It's not always a given though. In here, in the therapy room, being understood, understanding yourself and others is certainly on the agenda. It does help bring relief, new ideas and a better way of living and being. But excessive understanding seeking can also be detrimental. Not everyone can understand us, and even if they do, this may not be enough for them to change. And understanding does not always mean agreeing. Sometimes, we may have to learn to live with someone even when they don't understand. Doing so might even bring a relief of its own, freeing us from pursuing something that we think will give us relief, when in fact, the relief can come from our own willingness to not have to be understood.

One woman I know had a life pattern of pursuing understanding from people. She desperately wanted people to understand her feelings and intentions as well as their own behavior and how it effected her. If they didn't, she felt deep despair, frustration and helplessness. Sometimes she persued being understood to the point where people around her often felt criticized, bothered, or pressured. In fact she herself recognized that she was often insistent with a tendency to over explain herself, argue her point or demand time to be heard. This was often was off-putting to those around her.

In talking about it for a while, she recalled a memory of being yelled at as a child by her parents for an invasion of ants in her bedroom. She told me that she was often yelled at as a child for things that she did not do or cause. Ants were common where she lived and they often invaded houses. She did not leave food or put signs up inviting them in. If only her parents understood this, she reasoned, they would not yell at her or blame her. Once we understood how she had been effected by not being understood as a child, we had some new light on her intense pursuit of being understood as an adult. In this way, being understood and understanding herself, did bring relief. She also came to understand the effect her pursuit of being understood had on others. It did not often have the desired effect.

She is less insistent with others now and somehow, has an easier time in her relationships. She has come to believe that others do not have to always understand her in order for her to feel good about herself or for her to know she is worthy, okay and correct.

It's an easier life she tells me now. And interestingly enough, she feels more understood.

Monday, January 2, 2012

Top Five Starting Places

So people often ask me if it's possible to save their marriage or renew it. Or to feel better, to find love, to advance or start a career. When things seem broken or dark, hope hides. Sometimes people walk in the door hurt, angry, frustrated, in despair. Not everyone. Folks come in for all sorts of reasons. There is no shortage of good topics when it comes to the self. But people want to know if there is hope. They want to know if marriages can be repaired, if trust can be restored, if love can be dug out from under anger, hurt, betrayal. They want to know if they even want that. They want to know if emotional gaps can be bridged, if sex lives can be reinvented, if old angers can be let go of, and old relationships can be healed.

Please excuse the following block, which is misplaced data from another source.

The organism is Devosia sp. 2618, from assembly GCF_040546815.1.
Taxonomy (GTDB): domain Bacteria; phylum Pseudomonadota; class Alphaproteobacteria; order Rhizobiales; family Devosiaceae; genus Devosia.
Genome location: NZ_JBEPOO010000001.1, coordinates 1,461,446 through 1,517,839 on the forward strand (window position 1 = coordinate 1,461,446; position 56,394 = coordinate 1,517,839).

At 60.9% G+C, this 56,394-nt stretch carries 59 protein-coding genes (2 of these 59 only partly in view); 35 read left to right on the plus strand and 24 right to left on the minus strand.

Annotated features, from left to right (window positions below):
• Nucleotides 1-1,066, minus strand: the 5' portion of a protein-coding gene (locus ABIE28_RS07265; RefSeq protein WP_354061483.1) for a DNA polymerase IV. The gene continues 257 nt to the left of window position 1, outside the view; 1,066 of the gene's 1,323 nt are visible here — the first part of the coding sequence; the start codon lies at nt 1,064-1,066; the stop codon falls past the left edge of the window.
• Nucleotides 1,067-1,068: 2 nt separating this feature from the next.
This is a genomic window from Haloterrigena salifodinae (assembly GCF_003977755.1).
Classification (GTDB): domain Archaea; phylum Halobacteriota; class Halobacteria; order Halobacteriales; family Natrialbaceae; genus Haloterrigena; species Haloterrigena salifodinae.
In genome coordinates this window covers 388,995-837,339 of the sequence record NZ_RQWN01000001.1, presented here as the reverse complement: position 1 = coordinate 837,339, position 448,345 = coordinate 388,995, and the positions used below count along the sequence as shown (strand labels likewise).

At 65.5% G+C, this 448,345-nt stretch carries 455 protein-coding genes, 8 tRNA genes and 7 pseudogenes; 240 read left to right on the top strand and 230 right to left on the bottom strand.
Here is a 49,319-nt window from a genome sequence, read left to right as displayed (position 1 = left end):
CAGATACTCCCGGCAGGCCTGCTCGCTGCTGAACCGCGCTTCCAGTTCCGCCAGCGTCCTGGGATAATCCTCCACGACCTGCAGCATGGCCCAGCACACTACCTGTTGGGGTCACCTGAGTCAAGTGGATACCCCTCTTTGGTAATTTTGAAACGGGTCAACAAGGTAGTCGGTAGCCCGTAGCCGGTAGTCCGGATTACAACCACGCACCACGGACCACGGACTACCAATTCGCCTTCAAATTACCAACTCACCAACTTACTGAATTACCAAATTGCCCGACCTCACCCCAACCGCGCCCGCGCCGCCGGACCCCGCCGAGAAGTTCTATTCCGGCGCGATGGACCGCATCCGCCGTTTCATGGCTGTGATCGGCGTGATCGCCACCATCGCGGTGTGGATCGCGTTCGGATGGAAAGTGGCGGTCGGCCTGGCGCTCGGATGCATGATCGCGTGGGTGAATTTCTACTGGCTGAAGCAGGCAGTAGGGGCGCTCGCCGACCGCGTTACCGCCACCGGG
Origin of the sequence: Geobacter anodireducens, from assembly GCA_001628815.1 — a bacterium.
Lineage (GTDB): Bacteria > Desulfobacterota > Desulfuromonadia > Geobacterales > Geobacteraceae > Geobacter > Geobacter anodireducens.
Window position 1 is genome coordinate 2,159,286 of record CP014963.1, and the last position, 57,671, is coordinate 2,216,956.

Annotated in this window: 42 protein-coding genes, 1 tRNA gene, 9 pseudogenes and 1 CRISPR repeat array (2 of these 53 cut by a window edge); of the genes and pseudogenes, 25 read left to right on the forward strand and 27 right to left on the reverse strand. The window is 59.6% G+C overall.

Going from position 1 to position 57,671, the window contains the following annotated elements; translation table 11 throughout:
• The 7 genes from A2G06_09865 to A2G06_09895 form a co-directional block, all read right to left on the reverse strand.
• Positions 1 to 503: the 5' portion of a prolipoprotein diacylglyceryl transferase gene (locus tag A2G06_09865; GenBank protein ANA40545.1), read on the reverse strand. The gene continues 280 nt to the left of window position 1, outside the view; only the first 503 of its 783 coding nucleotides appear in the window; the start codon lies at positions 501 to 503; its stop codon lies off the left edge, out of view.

I can't profess to know of course. But I can tell you that I've seen it. I can tell you that I have experienced it. I can tell you that yes, many things are possible. How it happens that things can go from bad to better, from pain to pleasure, from old to renewed, I'm not sure exactly (though there are many good theories and practices that apply). But if I had to name my top five starting points for bringing about healing, relief and renewal, I'd say they are these, in no particular order and without the theory for now:

~Willingness to talk: about yourself, your wishes, your feelings, your thoughts. Even if you don't know exactly what they are or where they will lead. Even if you are scared, skeptical, annoyed or angry.

~Willingness to look at yourself, your history, your patterns, your reactions. Gently and at whatever pace seems to work best. This too can be discovered over time.

~Understanding that the above does not always come as fast or as easily as we might like but it's worth a continued effort to keep at it. And sometimes slower is better.

~Understanding that you don't have to know exactly what you want or need before you begin.

~Understanding that most of what we do, conscious or unconscious is usually how we survive, and in that context our defenses that no longer serve us well - or that do still - are not comments on our self worth but just our humanity.